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Finding a ‘bomb-proof’ steel fibre solution 12 May 2015

Ruhr University, Bochum, News Release

After seven-and-a-half years of research, a team from the Institute of Tunnelling and Construction Management has achieved the “impossible” in its search for a bomb-proof shotcrete formula.

Dr Götz Vollmann, left, of Ruhr University, Bochum
Dr Götz Vollmann, left, of Ruhr University, Bochum

The team from the Ruhr University, Bochum – led by Dr Götz Vollmann – has been studying a number of issues relating to tunnel safety as part of an umbrella project sponsored by the Federal Ministry of Education and Research. It has now been able to manufacture shotcrete with an unprecendented 140kg of steel fibres/m3, and the results in tests are impressive.

“When today’s tunnels were built, nobody foresaw that one day a madman with a bomb might seek to destroy them using a bomb,” said Dr Vollmann. In the face of such a threat, engineers are searching for ways to make tunnels and bridges as robust as possible. Construction materials, such as special types of high-performance concrete that can partly absorb the impact of explosions do already exist, but due to their manufacturing principle they cannot be made in anything other than slab form, a fact which clearly presents problems when trying to line surfaces with complex geometries.

“This has been a problem for years,” said Vollmann, who saw that the only possible solution for ‘bomb-proofing’ tunnels would be to develop a new form of shotcrete. But to do so he and his team would have to double the current accepted maximum concentration of 70kg of steel fibres/m3 of shotcrete .

A concrete that is required to be ultra-solid must contain as many steel fibres as possible. Those fibres, however, render it stiff and unsuitable for pumping through a hose and onto the tunnel walls.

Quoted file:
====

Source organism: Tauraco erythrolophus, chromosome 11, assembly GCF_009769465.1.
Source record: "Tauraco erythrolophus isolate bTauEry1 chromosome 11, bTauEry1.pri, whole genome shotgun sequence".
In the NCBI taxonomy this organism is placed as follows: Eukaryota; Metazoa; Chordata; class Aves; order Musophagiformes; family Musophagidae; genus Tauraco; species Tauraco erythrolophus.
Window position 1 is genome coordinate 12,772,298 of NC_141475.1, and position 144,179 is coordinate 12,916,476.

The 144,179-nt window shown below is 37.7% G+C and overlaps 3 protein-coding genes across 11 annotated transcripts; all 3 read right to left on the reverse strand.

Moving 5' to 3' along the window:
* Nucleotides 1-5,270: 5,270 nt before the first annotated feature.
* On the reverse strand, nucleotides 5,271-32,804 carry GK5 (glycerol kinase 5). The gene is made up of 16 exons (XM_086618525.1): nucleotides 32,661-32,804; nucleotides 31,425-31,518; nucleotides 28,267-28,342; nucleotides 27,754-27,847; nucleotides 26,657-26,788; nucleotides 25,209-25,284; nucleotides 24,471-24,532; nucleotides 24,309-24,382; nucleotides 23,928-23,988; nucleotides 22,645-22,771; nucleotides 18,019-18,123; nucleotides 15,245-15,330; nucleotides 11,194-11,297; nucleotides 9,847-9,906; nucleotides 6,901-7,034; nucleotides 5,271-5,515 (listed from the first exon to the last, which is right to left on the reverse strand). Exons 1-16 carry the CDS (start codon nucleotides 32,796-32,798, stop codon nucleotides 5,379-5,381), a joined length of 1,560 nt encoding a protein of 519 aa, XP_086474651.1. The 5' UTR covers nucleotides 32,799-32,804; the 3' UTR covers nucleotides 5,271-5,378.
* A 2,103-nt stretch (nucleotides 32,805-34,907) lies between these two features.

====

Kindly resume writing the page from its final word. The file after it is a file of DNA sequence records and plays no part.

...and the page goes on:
Doubling steel fibre concentration to 140kg/m3
Doubling steel fibre concentration to 140kg/m3

“It used to be said that approximately 70kg of steel fibres/m3 of concrete was just about as good as it got. That’s the absolute limit in terms of what is still processable,” explained Dr Vollmann. But after seven-and-a-half years his team has now successfully doubled that ‘limit’, adding 3kg more of synthetic fibres into the mix.

“Everyone with whom we discussed this in the run-up had said: ‘you’ll never pull it off’. And indeed, we were going to throw in the towel,” said Dr Vollman. About to give up, the group had one last brainwave: air. The researchers foamed up the concrete until the mixture contained approximately 20% air bubbles.

“We assume that this process generates a ball-bearing effect of sorts,” said Dr Vollmann. “The fibres presumably roll over the air bubbles, and everything is thus rendered smoother.” Accordingly, the concrete can be pumped through a hose and sprayed through a nozzle despite its high steel-fibre content. However, the air must not remain in the mixture, because this would reduce the strength of the concrete. So, to solve this problem, the RUB team built in a defoaming mechanism.

For the spraying step, the concrete is pumped through a nozzle. There, a substance is added which accelerates the solidifying process. “Otherwise, the concrete would be much too liquid, and, at the required layer thickness, would slide off the wall,” explained Dr Vollmann. “What we have done is simply add a defoaming agent to the accelerating agent.”

Small-scale laboratory experiments showed that the defoaming agent took effect instantaneously, extracting air from the concrete within a fraction of a second of application. This effect has since been verified on a large scale, following experiments with a shotcrete robot.

During explosion tests the new shotcrete (right) was found to be more robust than regular concrete
During explosion tests the new shotcrete (right) was found to be more robust than regular concrete

In a recent test The Institute for Tunnelling and Construction Management and the Institute for Construction Material Technology operated a shotcrete test rig. At the RUB campus, a robot was used to apply shotcrete to a thickness of several centimetres onto traditional concrete. Slabs manufactured in this way were transported to Leipzig – where live fire tests could be carried out in the material testing facilities there; and to the Ernst-Mach-Institut at Fraunhofer, in Freiburg, for controlled explosion tests.

Test results showed that the new shotcrete formula treated slabs retained up to 60% of their load-bearing capacity, compared to just 20% for the unprotected slabs.

For reasons of cost it is of course not possible to apply the new shotcrete to all structures, but at the request of Germany’s Federal Highway Research Institute Dr Vollmann and his team, and other key partners, have identified a process that can be used to identify critical infrastructure that is particularly vulnerable to attack or to fire.

For security reasons the results of this ranking of critical structures cannot be published. The ranking process will now help decide which structures will benefit from additional security measures, and how that security is to be improved.

           

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